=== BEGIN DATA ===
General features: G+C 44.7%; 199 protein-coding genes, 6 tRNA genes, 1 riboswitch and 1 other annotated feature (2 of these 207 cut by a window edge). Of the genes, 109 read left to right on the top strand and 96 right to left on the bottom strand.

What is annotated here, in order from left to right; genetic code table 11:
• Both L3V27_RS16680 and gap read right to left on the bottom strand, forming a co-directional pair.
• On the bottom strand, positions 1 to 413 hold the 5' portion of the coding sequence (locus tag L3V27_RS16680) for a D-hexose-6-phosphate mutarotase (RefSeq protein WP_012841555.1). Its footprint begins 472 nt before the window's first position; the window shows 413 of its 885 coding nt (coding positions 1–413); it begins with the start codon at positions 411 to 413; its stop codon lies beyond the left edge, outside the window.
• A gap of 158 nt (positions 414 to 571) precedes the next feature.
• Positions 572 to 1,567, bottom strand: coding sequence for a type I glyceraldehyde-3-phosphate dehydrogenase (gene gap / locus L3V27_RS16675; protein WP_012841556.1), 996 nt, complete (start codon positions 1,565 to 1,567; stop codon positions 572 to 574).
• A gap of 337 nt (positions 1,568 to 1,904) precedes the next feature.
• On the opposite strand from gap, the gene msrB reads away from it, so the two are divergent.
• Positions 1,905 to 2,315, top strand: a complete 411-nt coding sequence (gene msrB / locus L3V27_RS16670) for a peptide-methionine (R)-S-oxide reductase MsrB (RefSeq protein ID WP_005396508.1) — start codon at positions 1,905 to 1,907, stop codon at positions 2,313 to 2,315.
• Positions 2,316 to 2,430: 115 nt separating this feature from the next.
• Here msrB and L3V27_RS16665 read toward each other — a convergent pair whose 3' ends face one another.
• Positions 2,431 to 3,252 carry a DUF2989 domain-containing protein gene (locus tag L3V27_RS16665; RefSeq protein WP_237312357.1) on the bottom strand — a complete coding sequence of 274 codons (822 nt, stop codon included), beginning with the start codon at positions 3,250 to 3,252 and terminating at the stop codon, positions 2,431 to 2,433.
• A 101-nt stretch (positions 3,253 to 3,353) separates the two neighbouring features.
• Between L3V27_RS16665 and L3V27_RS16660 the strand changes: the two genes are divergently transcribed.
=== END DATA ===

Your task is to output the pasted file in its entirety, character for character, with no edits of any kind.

General features: G+C 44.7%; 199 protein-coding genes, 6 tRNA genes, 1 riboswitch and 1 other annotated feature (2 of these 207 cut by a window edge). Of the genes, 109 read left to right on the top strand and 96 right to left on the bottom strand.

What is annotated here, in order from left to right; genetic code table 11:
• Both L3V27_RS16680 and gap read right to left on the bottom strand, forming a co-directional pair.
• On the bottom strand, positions 1 to 413 hold the 5' portion of the coding sequence (locus tag L3V27_RS16680) for a D-hexose-6-phosphate mutarotase (RefSeq protein WP_012841555.1). Its footprint begins 472 nt before the window's first position; the window shows 413 of its 885 coding nt (coding positions 1–413); it begins with the start codon at positions 411 to 413; its stop codon lies beyond the left edge, outside the window.
• A gap of 158 nt (positions 414 to 571) precedes the next feature.
• Positions 572 to 1,567, bottom strand: coding sequence for a type I glyceraldehyde-3-phosphate dehydrogenase (gene gap / locus L3V27_RS16675; protein WP_012841556.1), 996 nt, complete (start codon positions 1,565 to 1,567; stop codon positions 572 to 574).
• A gap of 337 nt (positions 1,568 to 1,904) precedes the next feature.
• On the opposite strand from gap, the gene msrB reads away from it, so the two are divergent.
• Positions 1,905 to 2,315, top strand: a complete 411-nt coding sequence (gene msrB / locus L3V27_RS16670) for a peptide-methionine (R)-S-oxide reductase MsrB (RefSeq protein ID WP_005396508.1) — start codon at positions 1,905 to 1,907, stop codon at positions 2,313 to 2,315.
• Positions 2,316 to 2,430: 115 nt separating this feature from the next.
• Here msrB and L3V27_RS16665 read toward each other — a convergent pair whose 3' ends face one another.
• Positions 2,431 to 3,252 carry a DUF2989 domain-containing protein gene (locus tag L3V27_RS16665; RefSeq protein WP_237312357.1) on the bottom strand — a complete coding sequence of 274 codons (822 nt, stop codon included), beginning with the start codon at positions 3,250 to 3,252 and terminating at the stop codon, positions 2,431 to 2,433.
• A 101-nt stretch (positions 3,253 to 3,353) separates the two neighbouring features.
• Between L3V27_RS16665 and L3V27_RS16660 the strand changes: the two genes are divergently transcribed.